• 02.18.15

This App Makes Sure You Don’t Accidentally End The Gender Pay Gap

Finally, a tip calculator that suggests a lower tip when your server is a woman.

This App Makes Sure You Don’t Accidentally End The Gender Pay Gap
[Top photo: cgsniper via Shutterstock]

You probably know that because of the gender wage gap, women working full-time earn an average of 78% of what men working full-time make. Based on current trends, projections for when the wage gap will close are now as far away as 2056.


In most cases, the fault for this pay disparity rests on employers. By rewarding longer hours and face-time over quality of work, or having subtle biases against mothers, companies deserve the blame for women being paid less than their male counterparts. But there is one area where you as a consumer can affect the gender wage gap–in your tips to restaurant servers.

Thankfully, as with most things in life, there’s a tongue-in-cheek app for that. Toothpick is the first tip calculator that appropriately takes into account the gender of your server. If your meal was brought to your table by a woman, Toothpick will automatically deduct 22% from your tip. You can still adjust your base tip rate from 15% to 18% or 20% or whatever you’d like, but no matter what you can be assured that you will never accidentally tip a woman more than a man would get for comparable service.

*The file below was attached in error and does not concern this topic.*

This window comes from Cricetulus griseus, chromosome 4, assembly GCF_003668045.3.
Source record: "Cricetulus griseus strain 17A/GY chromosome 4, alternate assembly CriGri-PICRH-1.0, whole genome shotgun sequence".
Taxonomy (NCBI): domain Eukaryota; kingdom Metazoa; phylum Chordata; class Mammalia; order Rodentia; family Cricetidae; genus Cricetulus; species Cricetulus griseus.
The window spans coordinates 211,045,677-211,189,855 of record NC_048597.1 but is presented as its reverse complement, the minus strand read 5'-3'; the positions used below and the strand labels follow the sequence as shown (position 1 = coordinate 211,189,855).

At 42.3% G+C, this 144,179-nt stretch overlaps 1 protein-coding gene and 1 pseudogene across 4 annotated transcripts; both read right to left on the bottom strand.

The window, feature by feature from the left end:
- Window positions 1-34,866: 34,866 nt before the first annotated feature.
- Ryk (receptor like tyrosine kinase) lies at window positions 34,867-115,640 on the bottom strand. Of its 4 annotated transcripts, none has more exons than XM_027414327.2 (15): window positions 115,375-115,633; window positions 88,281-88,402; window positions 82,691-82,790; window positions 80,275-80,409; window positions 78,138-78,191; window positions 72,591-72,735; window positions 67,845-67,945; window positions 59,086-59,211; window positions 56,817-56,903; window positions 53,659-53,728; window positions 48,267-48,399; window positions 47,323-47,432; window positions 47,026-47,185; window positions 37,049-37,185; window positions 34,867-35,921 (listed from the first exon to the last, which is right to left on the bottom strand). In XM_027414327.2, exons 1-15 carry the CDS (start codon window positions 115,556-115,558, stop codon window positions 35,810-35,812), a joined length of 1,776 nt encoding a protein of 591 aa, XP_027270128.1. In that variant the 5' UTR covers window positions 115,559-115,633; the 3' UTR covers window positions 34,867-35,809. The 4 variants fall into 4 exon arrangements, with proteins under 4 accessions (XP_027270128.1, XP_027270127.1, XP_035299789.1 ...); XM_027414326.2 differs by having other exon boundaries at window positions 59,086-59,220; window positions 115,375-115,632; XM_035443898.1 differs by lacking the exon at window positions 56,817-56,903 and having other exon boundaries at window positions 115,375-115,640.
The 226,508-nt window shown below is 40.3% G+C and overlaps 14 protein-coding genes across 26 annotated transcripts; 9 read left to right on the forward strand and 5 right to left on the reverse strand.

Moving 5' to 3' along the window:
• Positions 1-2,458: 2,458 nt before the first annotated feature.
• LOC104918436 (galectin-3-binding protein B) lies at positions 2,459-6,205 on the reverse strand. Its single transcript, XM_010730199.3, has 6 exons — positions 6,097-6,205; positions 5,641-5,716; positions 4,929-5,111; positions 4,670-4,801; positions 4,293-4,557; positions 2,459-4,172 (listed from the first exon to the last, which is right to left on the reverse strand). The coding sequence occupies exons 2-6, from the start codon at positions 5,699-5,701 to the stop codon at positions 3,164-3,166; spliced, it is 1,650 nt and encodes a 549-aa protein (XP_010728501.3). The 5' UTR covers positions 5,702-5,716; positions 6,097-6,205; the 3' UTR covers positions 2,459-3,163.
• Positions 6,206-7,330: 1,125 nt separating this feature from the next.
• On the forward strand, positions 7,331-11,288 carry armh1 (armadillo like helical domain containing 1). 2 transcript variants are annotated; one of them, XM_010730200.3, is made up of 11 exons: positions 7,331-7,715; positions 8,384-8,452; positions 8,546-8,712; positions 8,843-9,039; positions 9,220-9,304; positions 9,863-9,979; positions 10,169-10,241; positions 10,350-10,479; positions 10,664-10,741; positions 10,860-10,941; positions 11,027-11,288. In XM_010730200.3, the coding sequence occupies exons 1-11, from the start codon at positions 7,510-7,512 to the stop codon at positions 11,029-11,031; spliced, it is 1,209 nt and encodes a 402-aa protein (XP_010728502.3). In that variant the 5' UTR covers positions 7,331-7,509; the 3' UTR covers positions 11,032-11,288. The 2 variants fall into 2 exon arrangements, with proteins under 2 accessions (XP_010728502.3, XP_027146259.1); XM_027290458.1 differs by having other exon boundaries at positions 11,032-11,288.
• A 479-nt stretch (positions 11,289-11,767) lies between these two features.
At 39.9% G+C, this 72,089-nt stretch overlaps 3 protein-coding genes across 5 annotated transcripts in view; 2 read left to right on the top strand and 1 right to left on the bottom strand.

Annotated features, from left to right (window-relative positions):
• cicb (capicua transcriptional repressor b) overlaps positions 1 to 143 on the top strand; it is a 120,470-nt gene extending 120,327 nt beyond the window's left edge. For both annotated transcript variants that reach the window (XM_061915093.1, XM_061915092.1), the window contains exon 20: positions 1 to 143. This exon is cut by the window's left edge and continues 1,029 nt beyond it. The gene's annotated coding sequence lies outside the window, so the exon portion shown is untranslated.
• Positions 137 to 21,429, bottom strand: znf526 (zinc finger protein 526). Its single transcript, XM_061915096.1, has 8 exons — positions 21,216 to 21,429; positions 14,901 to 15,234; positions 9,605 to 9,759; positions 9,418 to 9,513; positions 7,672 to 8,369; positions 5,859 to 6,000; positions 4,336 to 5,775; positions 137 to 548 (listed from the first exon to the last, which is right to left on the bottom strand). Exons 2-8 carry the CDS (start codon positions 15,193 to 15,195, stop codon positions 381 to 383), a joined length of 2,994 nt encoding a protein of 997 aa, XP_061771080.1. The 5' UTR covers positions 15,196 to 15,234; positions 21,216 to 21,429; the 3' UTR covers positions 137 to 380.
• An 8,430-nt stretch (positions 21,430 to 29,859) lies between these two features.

Toothpick is a real app that is available for iPhones. But its real goal is to raise awareness about the gender wage gap by pointing out an obvious truth: If you wouldn’t tip someone less because of their gender, then people shouldn’t earn less because of their gender.

Its website,, links to a petition that calls for the adoption of the Equal Rights Amendment, a proposed amendment to the constitution that passed in Congress in 1972 but failed to be ratified. So if you’re serious about ending the gender wage gap, you could sign the petition.

Until then, it is entirely within your power to tip your server the same, regardless of their gender. But you wouldn’t want that, would you?

About the author

Jay is a freelance journalist, formerly a staff writer for Fast Company. He writes about technology, inequality, and the Middle East.